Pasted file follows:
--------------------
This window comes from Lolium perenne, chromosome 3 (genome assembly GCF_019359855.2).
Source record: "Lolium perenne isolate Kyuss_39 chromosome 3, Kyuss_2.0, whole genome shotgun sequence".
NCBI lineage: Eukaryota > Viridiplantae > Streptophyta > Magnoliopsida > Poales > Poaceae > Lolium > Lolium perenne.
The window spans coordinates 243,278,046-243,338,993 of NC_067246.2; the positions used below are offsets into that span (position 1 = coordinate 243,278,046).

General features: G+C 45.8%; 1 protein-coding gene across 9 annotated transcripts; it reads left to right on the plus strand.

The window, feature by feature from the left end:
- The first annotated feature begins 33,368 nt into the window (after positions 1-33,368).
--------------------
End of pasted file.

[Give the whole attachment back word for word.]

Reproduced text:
This window comes from Lolium perenne, chromosome 3 (genome assembly GCF_019359855.2).
Source record: "Lolium perenne isolate Kyuss_39 chromosome 3, Kyuss_2.0, whole genome shotgun sequence".
NCBI lineage: Eukaryota > Viridiplantae > Streptophyta > Magnoliopsida > Poales > Poaceae > Lolium > Lolium perenne.
The window spans coordinates 243,278,046-243,338,993 of NC_067246.2; the positions used below are offsets into that span (position 1 = coordinate 243,278,046).

General features: G+C 45.8%; 1 protein-coding gene across 9 annotated transcripts; it reads left to right on the plus strand.

The window, feature by feature from the left end:
- The first annotated feature begins 33,368 nt into the window (after positions 1-33,368).